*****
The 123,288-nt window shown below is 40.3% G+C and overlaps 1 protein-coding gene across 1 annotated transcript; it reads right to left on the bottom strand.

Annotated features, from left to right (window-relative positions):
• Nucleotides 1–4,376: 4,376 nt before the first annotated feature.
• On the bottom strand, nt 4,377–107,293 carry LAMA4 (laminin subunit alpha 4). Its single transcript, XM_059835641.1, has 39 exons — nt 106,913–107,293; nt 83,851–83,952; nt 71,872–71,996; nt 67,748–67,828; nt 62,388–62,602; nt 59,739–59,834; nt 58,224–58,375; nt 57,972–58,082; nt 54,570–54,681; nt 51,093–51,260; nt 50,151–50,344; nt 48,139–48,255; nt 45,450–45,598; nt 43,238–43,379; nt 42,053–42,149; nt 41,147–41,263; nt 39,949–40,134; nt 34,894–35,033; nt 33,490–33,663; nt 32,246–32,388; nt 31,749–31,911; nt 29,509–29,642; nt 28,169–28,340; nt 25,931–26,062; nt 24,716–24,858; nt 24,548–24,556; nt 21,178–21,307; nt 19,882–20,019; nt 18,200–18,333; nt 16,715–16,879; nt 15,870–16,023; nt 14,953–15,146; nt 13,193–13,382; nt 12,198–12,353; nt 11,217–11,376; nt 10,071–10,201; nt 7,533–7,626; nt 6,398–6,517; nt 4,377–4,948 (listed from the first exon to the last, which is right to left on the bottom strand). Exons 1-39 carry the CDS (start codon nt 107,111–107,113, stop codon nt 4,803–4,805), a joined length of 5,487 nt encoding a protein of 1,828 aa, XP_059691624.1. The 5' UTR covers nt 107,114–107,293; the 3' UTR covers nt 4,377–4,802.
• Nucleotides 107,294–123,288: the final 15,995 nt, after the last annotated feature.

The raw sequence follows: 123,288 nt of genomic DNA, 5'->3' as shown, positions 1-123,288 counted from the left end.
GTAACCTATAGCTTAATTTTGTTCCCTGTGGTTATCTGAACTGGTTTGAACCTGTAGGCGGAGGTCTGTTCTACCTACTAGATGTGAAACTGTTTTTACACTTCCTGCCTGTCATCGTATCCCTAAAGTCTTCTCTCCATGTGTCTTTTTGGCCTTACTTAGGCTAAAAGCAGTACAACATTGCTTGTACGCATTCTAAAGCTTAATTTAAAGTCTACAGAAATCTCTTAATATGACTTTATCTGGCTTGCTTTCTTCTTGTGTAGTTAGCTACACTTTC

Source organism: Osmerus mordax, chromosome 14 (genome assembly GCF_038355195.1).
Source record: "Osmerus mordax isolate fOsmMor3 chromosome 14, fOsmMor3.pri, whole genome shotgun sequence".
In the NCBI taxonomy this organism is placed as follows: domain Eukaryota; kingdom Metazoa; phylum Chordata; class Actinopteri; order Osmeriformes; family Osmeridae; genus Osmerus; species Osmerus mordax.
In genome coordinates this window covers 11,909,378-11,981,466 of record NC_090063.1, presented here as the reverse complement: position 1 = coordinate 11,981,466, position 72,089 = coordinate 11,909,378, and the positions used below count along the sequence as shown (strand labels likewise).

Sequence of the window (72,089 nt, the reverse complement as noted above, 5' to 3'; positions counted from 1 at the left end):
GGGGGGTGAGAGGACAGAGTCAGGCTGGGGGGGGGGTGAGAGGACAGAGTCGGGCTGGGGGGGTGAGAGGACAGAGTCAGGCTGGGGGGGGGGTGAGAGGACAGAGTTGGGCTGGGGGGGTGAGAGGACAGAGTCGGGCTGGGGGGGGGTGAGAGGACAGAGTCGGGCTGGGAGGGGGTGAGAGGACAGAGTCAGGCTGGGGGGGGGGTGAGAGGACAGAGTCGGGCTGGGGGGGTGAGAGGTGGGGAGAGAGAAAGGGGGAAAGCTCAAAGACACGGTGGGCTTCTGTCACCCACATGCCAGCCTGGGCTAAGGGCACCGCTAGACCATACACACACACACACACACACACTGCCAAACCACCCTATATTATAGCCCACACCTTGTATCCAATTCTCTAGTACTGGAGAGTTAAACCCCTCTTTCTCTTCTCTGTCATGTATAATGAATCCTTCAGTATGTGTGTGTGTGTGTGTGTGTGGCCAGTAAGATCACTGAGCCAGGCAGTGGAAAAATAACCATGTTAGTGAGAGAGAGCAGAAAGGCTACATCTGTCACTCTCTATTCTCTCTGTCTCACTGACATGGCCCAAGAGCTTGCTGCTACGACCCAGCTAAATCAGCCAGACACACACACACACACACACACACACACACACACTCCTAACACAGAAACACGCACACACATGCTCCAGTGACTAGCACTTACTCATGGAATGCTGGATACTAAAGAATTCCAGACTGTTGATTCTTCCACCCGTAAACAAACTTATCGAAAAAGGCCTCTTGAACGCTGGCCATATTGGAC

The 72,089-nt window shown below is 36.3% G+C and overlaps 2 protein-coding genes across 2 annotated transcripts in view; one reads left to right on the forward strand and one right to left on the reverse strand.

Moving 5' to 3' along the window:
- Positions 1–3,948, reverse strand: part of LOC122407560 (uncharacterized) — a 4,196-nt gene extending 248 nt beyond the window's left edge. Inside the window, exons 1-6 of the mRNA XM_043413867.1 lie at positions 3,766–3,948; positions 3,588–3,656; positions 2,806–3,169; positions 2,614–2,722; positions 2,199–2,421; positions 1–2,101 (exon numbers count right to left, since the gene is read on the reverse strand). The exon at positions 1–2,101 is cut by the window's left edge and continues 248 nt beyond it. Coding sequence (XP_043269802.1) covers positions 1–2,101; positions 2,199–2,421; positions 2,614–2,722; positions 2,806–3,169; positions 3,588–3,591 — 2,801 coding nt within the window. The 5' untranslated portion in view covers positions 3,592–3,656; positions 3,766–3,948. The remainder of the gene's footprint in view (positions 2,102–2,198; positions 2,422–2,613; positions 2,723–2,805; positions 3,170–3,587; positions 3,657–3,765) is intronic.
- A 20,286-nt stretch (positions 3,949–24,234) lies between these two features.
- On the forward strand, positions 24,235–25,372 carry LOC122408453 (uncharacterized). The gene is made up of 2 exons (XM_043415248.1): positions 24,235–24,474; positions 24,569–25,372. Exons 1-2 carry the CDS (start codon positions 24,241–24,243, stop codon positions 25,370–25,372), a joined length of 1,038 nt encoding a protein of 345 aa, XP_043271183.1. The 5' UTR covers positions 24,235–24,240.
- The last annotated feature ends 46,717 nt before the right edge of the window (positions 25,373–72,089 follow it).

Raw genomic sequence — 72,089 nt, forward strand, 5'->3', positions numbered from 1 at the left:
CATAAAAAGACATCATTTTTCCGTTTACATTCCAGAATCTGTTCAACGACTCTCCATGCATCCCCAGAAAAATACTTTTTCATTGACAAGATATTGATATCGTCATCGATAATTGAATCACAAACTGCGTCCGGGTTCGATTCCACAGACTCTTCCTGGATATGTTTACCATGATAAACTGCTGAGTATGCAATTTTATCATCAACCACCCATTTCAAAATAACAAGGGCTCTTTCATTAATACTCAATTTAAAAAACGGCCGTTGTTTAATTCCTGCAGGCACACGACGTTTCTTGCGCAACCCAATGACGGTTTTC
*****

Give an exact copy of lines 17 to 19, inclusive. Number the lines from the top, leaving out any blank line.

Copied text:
- A 20,286-nt stretch (positions 3,949–24,234) lies between these two features.
- On the forward strand, positions 24,235–25,372 carry LOC122408453 (uncharacterized). The gene is made up of 2 exons (XM_043415248.1): positions 24,235–24,474; positions 24,569–25,372. Exons 1-2 carry the CDS (start codon positions 24,241–24,243, stop codon positions 25,370–25,372), a joined length of 1,038 nt encoding a protein of 345 aa, XP_043271183.1. The 5' UTR covers positions 24,235–24,240.
- The last annotated feature ends 46,717 nt before the right edge of the window (positions 25,373–72,089 follow it).